Martin Bowler’s roach haul.

peter crabtree

Well-known member
That's rather a cynical reply S63, there again you may be right. But, this fantastic feat of angling was the result of firstly locating those fish by talking to the regulars, then working out the optimum method to catch them.
Couple that with studying the meteorological forecasts, waiting for the opportune moment to have a go at them, and bingo ...
Every aspect of his approach was carefully planned, not some chuck it and hope attempt.
I also wonder why, if those fish had grown big on carp bait, they would bother with maggots which hold little or no nutritional value?
 

s63

Well-known member
I didn’t intend that to be cynical in the least Peter. I fish a large venue where the Rudd grow to immense sizes, the carpers get truly miffed when Rudd snaffle their 15mm boilies which are piled in by the bucket load.

Takes absolutely nothing away from Martins red letter day.
 
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nottskev

Well-known member
Both the catches mentioned here are phenomenal. Of course Martin Bowler's catch is a great planned capture, and his track record is there for all to see. I don't think it harms your chances though if you've been mentored by one of the best, have access to some exclusive fisheries and benefit from a top-level grapevine that alerts you to rare opportunities. That's not to detract - just to add a perspective.
 

john step

Well-known member
That's rather a cynical reply S63, there again you may be right. But, this fantastic feat of angling was the result of firstly locating those fish by talking to the regulars, then working out the optimum method to catch them.
Couple that with studying the meteorological forecasts, waiting for the opportune moment to have a go at them, and bingo ...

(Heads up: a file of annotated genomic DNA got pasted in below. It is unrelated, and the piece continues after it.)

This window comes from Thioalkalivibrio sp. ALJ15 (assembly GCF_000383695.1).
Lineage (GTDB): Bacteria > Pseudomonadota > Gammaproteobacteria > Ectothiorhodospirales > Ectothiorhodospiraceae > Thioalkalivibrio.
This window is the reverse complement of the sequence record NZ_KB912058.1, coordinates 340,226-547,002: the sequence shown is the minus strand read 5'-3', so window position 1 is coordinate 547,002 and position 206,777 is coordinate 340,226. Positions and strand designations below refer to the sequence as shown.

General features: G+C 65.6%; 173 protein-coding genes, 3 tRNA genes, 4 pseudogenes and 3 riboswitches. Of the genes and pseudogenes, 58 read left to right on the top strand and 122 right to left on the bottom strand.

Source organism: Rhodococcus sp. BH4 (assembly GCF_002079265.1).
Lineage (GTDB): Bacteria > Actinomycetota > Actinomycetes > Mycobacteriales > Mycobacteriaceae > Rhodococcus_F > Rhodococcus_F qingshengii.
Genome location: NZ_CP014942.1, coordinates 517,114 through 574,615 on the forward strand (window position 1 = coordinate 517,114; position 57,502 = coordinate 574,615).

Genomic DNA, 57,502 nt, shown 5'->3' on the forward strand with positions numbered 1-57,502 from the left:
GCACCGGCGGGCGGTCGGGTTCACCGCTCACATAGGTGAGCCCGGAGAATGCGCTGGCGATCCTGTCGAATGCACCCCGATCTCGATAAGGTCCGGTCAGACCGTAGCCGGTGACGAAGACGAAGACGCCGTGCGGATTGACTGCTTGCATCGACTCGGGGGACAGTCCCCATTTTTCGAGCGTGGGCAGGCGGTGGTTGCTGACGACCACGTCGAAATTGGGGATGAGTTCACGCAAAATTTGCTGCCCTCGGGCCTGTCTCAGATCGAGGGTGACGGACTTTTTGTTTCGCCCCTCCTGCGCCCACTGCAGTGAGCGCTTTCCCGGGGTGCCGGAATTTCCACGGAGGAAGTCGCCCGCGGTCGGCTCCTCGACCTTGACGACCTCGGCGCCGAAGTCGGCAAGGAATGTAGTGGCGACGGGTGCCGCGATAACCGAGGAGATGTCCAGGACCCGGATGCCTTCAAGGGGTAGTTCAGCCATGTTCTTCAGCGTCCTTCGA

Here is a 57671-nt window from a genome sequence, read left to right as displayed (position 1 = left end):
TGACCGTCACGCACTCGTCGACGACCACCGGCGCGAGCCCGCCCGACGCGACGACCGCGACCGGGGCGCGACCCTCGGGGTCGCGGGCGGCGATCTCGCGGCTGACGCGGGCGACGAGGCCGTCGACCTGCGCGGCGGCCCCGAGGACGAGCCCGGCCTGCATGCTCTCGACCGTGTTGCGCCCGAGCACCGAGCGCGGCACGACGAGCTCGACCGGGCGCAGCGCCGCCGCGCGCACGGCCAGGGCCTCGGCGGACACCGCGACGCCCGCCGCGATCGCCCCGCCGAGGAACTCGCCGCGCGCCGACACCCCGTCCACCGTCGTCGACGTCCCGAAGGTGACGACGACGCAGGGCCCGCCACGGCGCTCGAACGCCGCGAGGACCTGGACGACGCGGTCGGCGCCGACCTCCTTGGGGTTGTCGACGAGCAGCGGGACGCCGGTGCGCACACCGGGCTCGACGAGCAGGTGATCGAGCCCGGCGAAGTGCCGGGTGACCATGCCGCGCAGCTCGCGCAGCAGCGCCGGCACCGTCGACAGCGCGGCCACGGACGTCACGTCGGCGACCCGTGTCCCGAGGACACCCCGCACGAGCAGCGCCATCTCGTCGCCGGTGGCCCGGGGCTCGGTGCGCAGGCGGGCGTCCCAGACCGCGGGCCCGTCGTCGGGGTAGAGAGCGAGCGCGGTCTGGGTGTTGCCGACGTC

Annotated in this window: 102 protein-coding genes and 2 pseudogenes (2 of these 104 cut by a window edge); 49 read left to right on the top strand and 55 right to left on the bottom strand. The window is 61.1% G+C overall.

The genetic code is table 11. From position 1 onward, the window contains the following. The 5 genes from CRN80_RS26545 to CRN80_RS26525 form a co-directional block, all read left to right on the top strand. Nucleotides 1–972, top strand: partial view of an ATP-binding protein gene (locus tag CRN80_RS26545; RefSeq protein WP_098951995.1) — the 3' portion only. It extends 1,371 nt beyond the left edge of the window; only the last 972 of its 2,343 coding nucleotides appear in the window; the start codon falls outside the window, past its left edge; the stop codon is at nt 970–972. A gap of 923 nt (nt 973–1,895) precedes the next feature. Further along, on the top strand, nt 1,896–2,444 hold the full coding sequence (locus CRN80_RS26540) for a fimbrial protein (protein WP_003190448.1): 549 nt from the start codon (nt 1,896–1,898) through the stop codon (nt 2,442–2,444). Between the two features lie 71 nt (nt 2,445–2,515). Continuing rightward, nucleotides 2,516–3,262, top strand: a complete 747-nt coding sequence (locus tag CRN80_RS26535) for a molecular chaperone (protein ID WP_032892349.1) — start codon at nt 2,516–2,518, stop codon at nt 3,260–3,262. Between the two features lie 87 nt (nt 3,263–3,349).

Every aspect of his approach was carefully planned, not some chuck it and hope attempt.
I also wonder why, if those fish had grown big on carp bait, they would bother with maggots which hold little or no nutritional value?
Peter I agree with everything except I am a little doubtful that maggots have little nutritional value. I have read that insects are full of nutrition so the extension to that is that maggots are insects.
 

sam vimes

Well-known member
There are probably many waters like this where carp are the only fish fished for and the rest of the fish, some like these are never caught.
That's undoubtedly true. However, there's more than the odd "big carp" water that isn't anywhere near being as exclusively carp as you might think. For many "syndicate" is synonymous with carp, even when this was never the intention of the person running the syndicate. My own syndicate is just like this. It was set up specifically to be a mixed fishery. However, the reality is that it attracts 90% carpers (who seem to be far more willing to pay than more general coarse anglers), despite holding tench and bream that you'd struggle to better inside of at least 50 miles. I don't specifically target the carp on this water at all.